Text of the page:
Unlike positivist research, where a detached investigator is the ideal, interpretive inquiry makes the researcher the research instrument. Thus, interpretive social scientists often use their “sociological imaginations,” drawing upon their own life experiences to describe and theorize their subjects of interest.31 Participatory action research, cooperative inquiry, and other types of community-engaged research are increasingly respected, and there is an extensive literature describing the benefits of clinicians, educators, and others studying their own institutions and reflecting on their own practices. In these studies, investigators hold multiple roles within the settings they wish to examine, allowing them to gain the access and credibility needed to pursue the study. However, this blurring of the researcher role appears unfamiliar and uncomfortable to many ethics committees. Researchers who have proposed studies amongst their peers or within their workplaces have encountered extensive challenges to obtaining ethical clearance. Similarly, researchers who have in the past used informal conversations and their own life experiences as material have been discouraged from continuing these practices by ethics committees who perceive them as forms of unauthorized data collection.32
The mandate for prospective, written consent also imposes procedures designed for positivist clinical or experimental research on interpretive investigations. Written consent might be appropriate in certain cases, but unworkable or inappropriate in others—such as when the investigator cannot inform participants about possible harms because the research is still evolving, or when the ritual of signing an informed consent document is either culturally foreign or politically objectionable to the participants.33 (Both of these problems are common to other types of research, as well—for example, drug trials in developing countries.) Investigators working in interpretive and other emergent inquiry paradigms have argued that consent should be viewed less as a contract and more as a relationship-based covenant. In these new models of “ethics as process,” consent involves a series of interactions between researchers and participants that promote the engagement of all parties in frank discussion of possible harm and benefit as the research unfolds.34
Interpretive researchers are troubled by the default assumption by many ethics committees that they extend promises of confidentiality to all participants. The Common Rule and the TCPS allow confidentiality to be the choice of the participant, but many ethics review committees in North America expect that the identities of all research participants will be held in confidence. In contrast, a number of interpretive research traditions specifically aim to recognize the perspectives of marginalized communities. For example, the Social Sciences and Humanities Research Ethics Special Working Committee has argued that “the rigid requirement that participants not be identified can reflect disrespect for the participant because of the manner in which it features the researcher’s voice instead of the participant’s.”35 In circumstances where individuals and groups have long been rendered voiceless and invisible, treating participants with dignity might include giving them the right to be identified and to have their contributions acknowledged. Also, in research that engages individuals and communities over long periods of time and results in “thick description” of settings or events, blanket promises of confidentiality are difficult or impossible to keep.36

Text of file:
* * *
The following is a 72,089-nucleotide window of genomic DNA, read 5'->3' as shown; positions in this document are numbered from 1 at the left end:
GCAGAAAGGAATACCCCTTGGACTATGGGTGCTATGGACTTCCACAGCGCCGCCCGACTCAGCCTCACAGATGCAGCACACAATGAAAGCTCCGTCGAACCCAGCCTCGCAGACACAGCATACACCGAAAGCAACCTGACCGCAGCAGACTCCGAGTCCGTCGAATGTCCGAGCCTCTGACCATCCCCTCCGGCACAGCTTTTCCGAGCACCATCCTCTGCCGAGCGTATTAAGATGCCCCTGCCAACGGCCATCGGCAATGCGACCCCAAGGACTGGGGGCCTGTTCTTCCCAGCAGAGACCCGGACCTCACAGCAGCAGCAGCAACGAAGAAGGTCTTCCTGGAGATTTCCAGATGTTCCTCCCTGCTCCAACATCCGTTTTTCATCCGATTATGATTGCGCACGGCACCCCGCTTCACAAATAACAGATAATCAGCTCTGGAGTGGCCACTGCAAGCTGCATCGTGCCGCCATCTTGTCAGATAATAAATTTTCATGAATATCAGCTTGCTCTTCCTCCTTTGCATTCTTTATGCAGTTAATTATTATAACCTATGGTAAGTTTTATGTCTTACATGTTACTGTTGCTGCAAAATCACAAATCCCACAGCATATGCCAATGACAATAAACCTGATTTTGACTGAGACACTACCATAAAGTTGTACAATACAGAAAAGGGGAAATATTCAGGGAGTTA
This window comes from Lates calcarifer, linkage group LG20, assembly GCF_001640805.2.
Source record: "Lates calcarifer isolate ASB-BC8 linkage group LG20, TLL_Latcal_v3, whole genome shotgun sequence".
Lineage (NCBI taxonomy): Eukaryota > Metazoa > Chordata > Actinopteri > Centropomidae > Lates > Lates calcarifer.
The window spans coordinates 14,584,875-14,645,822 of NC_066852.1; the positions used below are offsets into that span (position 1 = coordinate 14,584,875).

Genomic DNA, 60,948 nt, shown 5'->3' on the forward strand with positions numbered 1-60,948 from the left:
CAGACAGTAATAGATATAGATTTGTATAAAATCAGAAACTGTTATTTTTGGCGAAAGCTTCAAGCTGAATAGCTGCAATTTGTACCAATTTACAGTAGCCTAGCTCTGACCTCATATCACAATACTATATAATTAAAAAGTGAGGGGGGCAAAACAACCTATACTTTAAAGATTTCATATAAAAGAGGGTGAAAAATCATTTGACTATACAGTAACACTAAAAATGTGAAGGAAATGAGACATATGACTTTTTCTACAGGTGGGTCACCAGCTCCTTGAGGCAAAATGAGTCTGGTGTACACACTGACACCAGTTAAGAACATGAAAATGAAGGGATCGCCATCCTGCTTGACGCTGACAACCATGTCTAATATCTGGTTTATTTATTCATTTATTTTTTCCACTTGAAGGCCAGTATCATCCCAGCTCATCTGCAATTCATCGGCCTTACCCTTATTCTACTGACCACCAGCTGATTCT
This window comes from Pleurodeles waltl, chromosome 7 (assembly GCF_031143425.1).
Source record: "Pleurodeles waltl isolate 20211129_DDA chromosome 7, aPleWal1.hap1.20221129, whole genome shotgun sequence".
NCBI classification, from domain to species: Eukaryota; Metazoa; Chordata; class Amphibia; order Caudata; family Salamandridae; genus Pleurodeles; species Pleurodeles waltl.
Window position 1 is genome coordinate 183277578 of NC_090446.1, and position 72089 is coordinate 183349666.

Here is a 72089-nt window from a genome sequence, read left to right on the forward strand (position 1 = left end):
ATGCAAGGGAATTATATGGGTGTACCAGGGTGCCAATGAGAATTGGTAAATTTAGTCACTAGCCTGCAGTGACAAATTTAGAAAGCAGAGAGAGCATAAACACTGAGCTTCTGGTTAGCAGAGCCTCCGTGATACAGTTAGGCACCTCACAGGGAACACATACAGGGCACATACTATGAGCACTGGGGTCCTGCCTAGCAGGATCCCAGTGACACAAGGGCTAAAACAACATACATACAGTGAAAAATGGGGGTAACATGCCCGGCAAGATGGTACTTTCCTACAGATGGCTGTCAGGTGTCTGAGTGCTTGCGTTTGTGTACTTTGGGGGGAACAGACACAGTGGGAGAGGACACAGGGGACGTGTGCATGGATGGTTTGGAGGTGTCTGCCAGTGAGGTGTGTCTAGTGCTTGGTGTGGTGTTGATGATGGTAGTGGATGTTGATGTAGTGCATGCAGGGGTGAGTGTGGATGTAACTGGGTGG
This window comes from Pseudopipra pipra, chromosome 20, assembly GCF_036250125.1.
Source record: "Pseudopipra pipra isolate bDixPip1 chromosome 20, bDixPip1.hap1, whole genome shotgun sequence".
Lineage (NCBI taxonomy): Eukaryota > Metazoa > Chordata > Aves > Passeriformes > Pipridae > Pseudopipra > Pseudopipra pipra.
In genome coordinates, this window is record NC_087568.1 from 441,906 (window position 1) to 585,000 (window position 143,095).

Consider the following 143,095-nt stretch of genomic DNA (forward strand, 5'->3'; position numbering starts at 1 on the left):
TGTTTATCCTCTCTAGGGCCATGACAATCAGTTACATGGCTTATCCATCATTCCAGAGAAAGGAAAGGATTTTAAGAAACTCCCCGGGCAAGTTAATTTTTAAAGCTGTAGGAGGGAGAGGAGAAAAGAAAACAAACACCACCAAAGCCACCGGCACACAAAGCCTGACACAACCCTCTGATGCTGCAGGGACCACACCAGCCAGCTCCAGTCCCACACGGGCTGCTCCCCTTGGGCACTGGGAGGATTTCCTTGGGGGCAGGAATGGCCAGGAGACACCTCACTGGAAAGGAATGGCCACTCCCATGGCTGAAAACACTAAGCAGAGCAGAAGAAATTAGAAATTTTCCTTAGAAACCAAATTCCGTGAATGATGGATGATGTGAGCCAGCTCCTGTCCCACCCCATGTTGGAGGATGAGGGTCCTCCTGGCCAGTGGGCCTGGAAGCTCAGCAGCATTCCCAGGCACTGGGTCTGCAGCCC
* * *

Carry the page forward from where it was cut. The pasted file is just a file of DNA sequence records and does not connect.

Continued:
Ethics committees’ decisions about risks of harm and benefit—and thus about which studies may be approved or disapproved—are tightly bound to epistemology. Committee members use positivist conceptions of “good science” to determine the likely contribution of proposed research to knowledge. When the likelihood of contribution is deemed high, committees are disposed to allow a higher level of risk; when studies are perceived to have little potential to contribute to knowledge, no risk is acceptable. Interpretive research is highly disadvantaged in this environment. Because it does not conform to the methodological tenets of “good” (positivist) science, it is often perceived by those operating from a positivist frame of reference to have a low potential for benefit. Therefore, committees are prepared to tolerate little or no risk of harm. Finally, as we have described, because so little is known about the risks of participating in interpretive research, those risks are assumed to be high.